One of the most frustrating and stressful aspects of living with a chronic illness is the unpredictability. The never knowing how you are going to feel or any given day.  Never knowing if today is going to be the day when symptoms are going to worsen suddenly.
[Tweet ” Concerning chronic illness, a flare occurs when its symptoms suddenly worsen.”]
We can become hyper-vigilant, analysing every pain or unusual sensation as a potential precursor for an oncoming flare.  It can feel powerless; we control the tiniest aspects of our health we can such as pacing ourselves, ensuring we get enough sleep and maintaining a good diet. But still, we find ourselves in the midst of a flare.
And when we are in the midst of a flare, there is still worry and uncertainty.  Just as we are in the dark as when a flare will occur, it’s also not known how long it will last.  The increased disability, isolation, loneliness, and guilt only add to the stress.  And the longer the flare, the greater these stresses impact us.  However, these stresses can not only be consequences of the flare, but they also have the potential to prolong it.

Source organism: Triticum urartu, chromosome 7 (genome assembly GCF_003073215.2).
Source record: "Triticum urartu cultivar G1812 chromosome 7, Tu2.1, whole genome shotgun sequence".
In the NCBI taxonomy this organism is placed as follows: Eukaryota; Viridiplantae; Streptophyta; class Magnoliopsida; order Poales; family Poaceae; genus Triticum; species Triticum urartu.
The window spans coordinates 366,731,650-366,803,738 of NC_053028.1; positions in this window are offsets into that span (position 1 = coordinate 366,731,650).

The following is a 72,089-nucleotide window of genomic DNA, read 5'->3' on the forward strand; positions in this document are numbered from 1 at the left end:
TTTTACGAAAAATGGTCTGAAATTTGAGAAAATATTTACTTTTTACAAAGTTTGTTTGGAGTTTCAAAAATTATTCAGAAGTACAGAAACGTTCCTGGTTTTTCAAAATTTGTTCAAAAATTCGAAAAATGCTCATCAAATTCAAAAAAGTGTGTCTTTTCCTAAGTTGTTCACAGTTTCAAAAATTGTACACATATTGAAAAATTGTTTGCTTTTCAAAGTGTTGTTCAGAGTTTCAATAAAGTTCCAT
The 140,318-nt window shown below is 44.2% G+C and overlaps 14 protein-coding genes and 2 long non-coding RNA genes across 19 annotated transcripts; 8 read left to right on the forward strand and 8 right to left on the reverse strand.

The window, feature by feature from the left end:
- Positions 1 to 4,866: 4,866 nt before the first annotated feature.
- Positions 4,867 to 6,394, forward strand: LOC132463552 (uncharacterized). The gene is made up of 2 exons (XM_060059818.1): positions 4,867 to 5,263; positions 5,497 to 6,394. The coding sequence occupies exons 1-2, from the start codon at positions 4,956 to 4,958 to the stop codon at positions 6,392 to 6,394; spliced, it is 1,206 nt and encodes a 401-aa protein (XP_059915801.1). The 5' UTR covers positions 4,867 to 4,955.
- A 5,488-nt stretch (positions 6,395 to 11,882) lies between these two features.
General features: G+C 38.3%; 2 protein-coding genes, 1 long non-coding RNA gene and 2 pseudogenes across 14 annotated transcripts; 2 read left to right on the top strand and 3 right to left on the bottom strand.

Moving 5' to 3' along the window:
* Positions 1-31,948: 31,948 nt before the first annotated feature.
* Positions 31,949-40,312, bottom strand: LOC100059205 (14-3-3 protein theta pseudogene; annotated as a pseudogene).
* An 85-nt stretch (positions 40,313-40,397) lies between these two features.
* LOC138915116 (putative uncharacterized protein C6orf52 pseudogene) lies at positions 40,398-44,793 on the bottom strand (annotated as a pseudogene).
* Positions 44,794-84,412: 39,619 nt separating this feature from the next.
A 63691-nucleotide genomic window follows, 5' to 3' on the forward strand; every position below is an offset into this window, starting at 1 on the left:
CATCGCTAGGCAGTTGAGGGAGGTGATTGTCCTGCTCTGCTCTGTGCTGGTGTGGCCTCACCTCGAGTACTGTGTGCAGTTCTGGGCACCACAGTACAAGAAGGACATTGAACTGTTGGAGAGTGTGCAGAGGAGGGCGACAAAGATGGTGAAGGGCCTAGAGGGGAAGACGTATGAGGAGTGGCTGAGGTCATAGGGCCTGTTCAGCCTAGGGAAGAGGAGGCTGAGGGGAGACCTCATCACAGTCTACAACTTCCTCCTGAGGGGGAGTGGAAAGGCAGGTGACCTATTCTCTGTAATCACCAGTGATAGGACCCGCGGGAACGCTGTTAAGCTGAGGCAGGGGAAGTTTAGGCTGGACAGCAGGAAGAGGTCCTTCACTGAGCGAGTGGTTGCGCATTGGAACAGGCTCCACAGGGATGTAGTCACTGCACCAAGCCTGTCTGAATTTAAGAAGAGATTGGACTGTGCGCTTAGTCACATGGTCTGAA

Living with chronic illness and pain is much like riding a rollercoaster!
Living with a chronic illness and experiencing a flare is very much like riding a tumultuous rollercoaster.  A rollercoaster with many ups and downs, twists and turns, but not knowing when they are going to occur.
[Tweet “Experiencing a flare is like riding a roller coaster – lots of ups and downs and twists and turns!”]